Dimitry Demin - “The start-up coaching provided by BFH was extremely useful”
“You have to find your first customers quickly. This also enables you to quickly understand exactly how the product has to be structured to ensure it’s successful,” reveals Dimitry Demin, the founder of AlgoTecture. The start-up uses algorithms to simplify planning procedures in the construction industry.
Mr Demin, what’s the business idea behind your start-up?
We provide valuable data and information about existing buildings, including their geometry, within a short space of time. We also apply our algorithms to link this information with usage requirements and to simplify planning procedures. AlgoTecture also has its own framework which guarantees the availability of information about structural properties of decentralized programmes.
What does that mean precisely?
We provide planners, architects or investors with information about existing buildings: how they look and what their dimensions are, etc. We also provide calculations on the environmental performance of buildings. Then there’s comprehensive plans. We produce proposals for specific plots of land in municipalities: Which type of buildings are particularly well suited and which have the greatest chance of market success? What type of housing is best? We also provide virtual tours of the buildings when the plans are complete. Our Freemium concept plays a key role: the basic services are free, but we charge for supplementary ones.
Why is that a good business concept?
We drastically simplify design, building and operational processes by providing an intelligent framework. No other companies provide such rapid and specific analyses. This makes life easier for architects and investors, and hopefully, later families, too.
Where did this idea come from?
I asked myself why real estate and accommodation in Switzerland is so expensive (he laughs). Why do you have to pay CHF 40 or 50 a month per square metre? Together with some architects we know we analysed why that is: Planning must be simplified and buildings constructed in a more affordable and eco-friendly way. I studied applied mathematics in Russia and then graduated as an engineer in Germany. I then completed a Master in Computer Aided Architectural Design (CAAD) at the Swiss Federal Institute of Technology Zurich. My broad education is standing me in good stead now as my vision is to combine imaginative, modern architecture with computer science technologies. I want to create buildings that are environmentally friendly and aesthetically pioneering.
You founded your start-up in 2016. What stage is the company at now?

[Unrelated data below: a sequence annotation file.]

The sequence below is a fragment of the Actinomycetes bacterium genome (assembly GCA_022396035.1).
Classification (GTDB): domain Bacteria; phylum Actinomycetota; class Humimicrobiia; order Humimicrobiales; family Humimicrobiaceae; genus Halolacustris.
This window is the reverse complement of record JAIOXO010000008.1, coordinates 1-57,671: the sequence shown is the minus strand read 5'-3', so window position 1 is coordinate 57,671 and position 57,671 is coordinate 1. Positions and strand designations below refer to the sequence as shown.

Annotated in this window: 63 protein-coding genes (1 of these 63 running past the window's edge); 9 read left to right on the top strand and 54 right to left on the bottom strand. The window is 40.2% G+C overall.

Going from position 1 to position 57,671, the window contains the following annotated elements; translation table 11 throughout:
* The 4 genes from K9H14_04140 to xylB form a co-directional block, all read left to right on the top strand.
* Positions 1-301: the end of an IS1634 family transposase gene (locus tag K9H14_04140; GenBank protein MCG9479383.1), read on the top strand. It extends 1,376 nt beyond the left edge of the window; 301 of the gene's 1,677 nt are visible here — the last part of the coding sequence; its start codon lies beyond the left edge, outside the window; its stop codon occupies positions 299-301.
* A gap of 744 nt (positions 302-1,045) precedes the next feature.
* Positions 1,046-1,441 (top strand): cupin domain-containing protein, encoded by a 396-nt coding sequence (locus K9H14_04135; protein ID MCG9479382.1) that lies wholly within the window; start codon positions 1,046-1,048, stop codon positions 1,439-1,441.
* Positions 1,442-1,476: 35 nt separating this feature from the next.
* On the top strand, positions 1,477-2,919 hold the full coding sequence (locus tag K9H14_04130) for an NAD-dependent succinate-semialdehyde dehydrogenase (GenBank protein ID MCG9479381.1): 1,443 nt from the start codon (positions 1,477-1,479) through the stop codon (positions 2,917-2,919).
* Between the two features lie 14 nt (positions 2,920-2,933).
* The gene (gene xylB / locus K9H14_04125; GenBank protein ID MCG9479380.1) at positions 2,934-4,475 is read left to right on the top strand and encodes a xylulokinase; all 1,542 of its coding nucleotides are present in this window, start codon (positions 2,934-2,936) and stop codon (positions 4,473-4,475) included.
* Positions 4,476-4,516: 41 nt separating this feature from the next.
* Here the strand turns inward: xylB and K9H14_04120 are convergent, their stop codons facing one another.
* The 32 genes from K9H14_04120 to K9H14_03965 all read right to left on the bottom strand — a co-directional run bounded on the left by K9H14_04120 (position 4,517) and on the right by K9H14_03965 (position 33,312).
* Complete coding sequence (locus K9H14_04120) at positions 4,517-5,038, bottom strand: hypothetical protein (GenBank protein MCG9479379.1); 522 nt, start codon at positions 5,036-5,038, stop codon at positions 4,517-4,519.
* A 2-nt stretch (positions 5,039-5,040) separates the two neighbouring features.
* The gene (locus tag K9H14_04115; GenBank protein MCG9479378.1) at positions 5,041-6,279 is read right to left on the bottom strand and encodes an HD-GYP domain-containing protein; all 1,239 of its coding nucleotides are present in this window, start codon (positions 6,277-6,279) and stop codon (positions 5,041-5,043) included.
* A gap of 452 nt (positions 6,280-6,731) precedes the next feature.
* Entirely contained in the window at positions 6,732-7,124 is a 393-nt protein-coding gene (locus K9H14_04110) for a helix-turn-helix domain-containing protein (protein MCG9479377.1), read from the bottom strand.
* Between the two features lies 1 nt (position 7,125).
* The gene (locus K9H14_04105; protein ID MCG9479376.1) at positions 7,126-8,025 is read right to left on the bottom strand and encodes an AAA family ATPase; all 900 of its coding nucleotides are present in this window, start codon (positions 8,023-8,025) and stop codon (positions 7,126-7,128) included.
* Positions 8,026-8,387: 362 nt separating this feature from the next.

My partner and I are still in the development phase. We’ve achieved the first milestones, for example, by collecting various data on a platform and configuring it so that it can also be used by customers. We’re currently working on two reference projects: one of them, which is in Germany, will be completed in 2022, while the other in Switzerland is still at planning stage. I currently dedicate around 90% of my time to programming. I use the rest of my time to keep partners and investors up to speed about the latest developments via a newsletter. I’m also working as a research assistant at BFH’s Institute for Urban Development and Infrastructure.
Did you often have doubts?
No, not very often. Although, you obviously frequently question whether you’re on the right path. There are constant doubts until you’ve secured your first partners. Furthermore, partners and investors obviously also add pressure and want to see interim results. Effective communication and ensuring all parties involved know exactly what the next steps are going to be is vitally important. However, I’ve always believed that there’s a market for our concept.
What appeals to you in particular about your role as a start-up founder?
That I’ve got the opportunity to change social circumstances through creative work. Founding a start-up is a long journey. You need to retain your composure when you experience setbacks and you also simply have to accept defeat at certain points. Nevertheless, you also have to take precautionary measures to ensure that defeat does not spell the end.
What support was particularly important during the start-up phase?
The support provided by BFH. I attended a start-up coaching course run by Aron Braun which was extremely useful. Various companies were invited and I obtained a great deal of practical help: How do you acquire customers? How do you secure investors and draw up the dossier required? We were also provided with a good overview of the entrepreneurship scene in Switzerland. The subsequent discussions with BFH’s spin-off office and Andreas Eigenheer provided us with more in-depth insights. What I found astonishing is that while the Swiss construction industry generates high levels of revenue and has remained successful even during the pandemic, it’s difficult to find investors who are interested in an overarching solution. An extensive network of contacts and personal dialogue are key factors when it comes to establishing trust and combining interests.
What should people setting up their own companies pay particular attention to?
The importance of finding your first customers quickly. This also enables you to quickly understand exactly how the product needs to be structured to ensure it’s successful.
What do you hope to achieve in future?
Over the next few years, we’d like to achieve continuous growth and to leave our mark on the real estate market. We aim to continually expand our customer base and hope to see the company achieve break-even point within five years. We hope to make life easier for lots of people and ensure aesthetically appealing and more sustainable buildings are constructed.
Architecture, Wood and Civil Engineering
Institute for Urban Development and Infrastructure